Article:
Once along the southern coast of Cornwall, they are hungry and have almost no money. They arrive a town where a festival is being held. Moth, who had brought a copy of BEOWULF to read on the walk, pulls out his book and starts a dramatic reading. Handsome, charismatic and outgoing, Moth draws people in.  By the time the police chase them off, they have collected nearly £30.

Ultimately, autumn arrives before the end of the full 630-mile path. They spend some months staying in a partially remodeled meat-packing shed that a friend of Raynor’s offers them. They can live there rent-free as long they helped finish the renovations. The following summer they set out from Poole Harbor in Dorset and walk west to the point where they ended the walk the prior summer.

Raynor ‘s book began as a gift for her husband to help him remember their experiences as his memory fails. Encouraged by her daughter, she sought an agent and a publisher. In 2018, it was nominated for the Costa Book Awards and the Wainwright Prize and won the first Royal Society of Literature Christopher Bland Prize in 2019.

THE SALT PATH was followed in April 2020 by THE WILD SILENCE, which covers life after their Salt Path walk, including a long distance walk in Iceland’s southern highlands.

This is a wonderful book to read during the coronavirus pandemic. Raynor’s vivid writing carries you away to a wild and wonderful place.

Raynor ends the book by saying, “At last I understood what homelessness had done for me.  It had taken every material thing that I had and left me stripped bare, a blank page at the end of a partly written book.  It had also given me a choice, either to leave that page blank or to keep writing the story with hope.  I chose hope.”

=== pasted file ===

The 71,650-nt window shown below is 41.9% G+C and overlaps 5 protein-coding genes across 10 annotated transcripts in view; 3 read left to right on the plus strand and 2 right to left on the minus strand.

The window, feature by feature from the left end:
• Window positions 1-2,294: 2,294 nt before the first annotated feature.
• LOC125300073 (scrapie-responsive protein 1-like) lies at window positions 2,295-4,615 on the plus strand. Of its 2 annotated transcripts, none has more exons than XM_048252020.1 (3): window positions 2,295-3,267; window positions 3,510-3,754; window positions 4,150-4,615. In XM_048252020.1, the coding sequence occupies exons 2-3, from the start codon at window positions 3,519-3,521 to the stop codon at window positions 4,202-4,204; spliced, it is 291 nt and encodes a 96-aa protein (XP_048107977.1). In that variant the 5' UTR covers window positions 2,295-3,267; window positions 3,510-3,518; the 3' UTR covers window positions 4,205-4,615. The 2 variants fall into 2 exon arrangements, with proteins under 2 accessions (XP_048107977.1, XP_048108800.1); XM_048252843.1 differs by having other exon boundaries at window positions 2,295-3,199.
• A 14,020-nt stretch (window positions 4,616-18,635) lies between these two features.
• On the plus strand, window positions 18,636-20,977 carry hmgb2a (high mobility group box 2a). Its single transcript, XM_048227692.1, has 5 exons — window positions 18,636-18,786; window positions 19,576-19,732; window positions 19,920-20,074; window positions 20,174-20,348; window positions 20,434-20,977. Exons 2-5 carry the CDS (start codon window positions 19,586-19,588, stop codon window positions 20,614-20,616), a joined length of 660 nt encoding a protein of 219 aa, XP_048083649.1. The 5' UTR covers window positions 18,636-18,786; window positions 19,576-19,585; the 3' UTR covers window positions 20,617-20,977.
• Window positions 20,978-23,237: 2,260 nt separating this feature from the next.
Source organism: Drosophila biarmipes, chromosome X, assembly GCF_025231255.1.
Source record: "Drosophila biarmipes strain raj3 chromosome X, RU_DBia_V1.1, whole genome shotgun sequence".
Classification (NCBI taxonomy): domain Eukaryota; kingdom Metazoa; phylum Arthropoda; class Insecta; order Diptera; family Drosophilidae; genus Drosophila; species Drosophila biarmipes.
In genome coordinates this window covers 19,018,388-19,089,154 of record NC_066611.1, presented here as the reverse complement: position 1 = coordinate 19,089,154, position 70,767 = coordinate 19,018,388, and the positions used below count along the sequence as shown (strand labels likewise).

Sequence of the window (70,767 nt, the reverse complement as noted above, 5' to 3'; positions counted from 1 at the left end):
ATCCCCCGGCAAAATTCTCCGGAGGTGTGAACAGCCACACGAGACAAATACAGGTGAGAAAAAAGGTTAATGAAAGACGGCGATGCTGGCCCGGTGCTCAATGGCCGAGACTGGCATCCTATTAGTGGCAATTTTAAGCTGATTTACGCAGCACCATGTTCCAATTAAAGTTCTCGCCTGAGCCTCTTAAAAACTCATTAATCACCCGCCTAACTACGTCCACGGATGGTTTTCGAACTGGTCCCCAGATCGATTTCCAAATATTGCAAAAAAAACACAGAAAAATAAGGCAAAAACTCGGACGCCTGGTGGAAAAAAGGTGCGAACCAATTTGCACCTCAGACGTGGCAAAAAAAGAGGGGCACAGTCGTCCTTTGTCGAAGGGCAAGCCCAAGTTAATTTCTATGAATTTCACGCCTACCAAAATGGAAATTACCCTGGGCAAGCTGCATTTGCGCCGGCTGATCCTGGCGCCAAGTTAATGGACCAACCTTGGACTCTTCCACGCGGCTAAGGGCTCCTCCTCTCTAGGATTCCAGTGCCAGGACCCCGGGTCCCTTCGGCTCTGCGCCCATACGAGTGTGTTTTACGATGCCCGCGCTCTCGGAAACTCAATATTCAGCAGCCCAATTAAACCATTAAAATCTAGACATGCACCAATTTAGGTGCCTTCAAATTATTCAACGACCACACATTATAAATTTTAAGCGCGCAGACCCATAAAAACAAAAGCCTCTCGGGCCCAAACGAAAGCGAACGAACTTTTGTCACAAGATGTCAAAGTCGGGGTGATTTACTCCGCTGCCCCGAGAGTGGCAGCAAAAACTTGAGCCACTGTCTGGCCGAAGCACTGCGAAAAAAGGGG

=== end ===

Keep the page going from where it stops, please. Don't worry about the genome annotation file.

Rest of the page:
About the Author: Raynor Winn (1963 – )

Raynor Winn grew up on a Staffordshire farm where her father was a tenant. She had a lifelong connection to nature and the land. She also had a dream of becoming a writer from childhood.

She met her husband Moth when she was 18.  They bought a ruined farm in Wales and rebuilt it as they raised their son Tom and daughter Rowan.

THE SALT PATH began as a project to help her husband remember what they had experienced on their walk as his memory deteriorated. Her daughter convinced her to try to get it published. Her second book is THE WILD SILENCE (2020), which delves into Winn’s upbringing and her readjustment to living in a village after she and Moth finished their walk.

Someone who read her first book contacted her about living on a farm he owned if they would look at re-wilding it for him. The project involves finding a way “to restore biodiversity to a silent landscape while still allowing it to be a traditional farm.” After nearly two years, the wildlife started coming back to the farm.

She is a regular long-distance walker and writes about nature, homelessness and wild camping.

Moth’s condition continues to deteriorate, they are planning another long walk.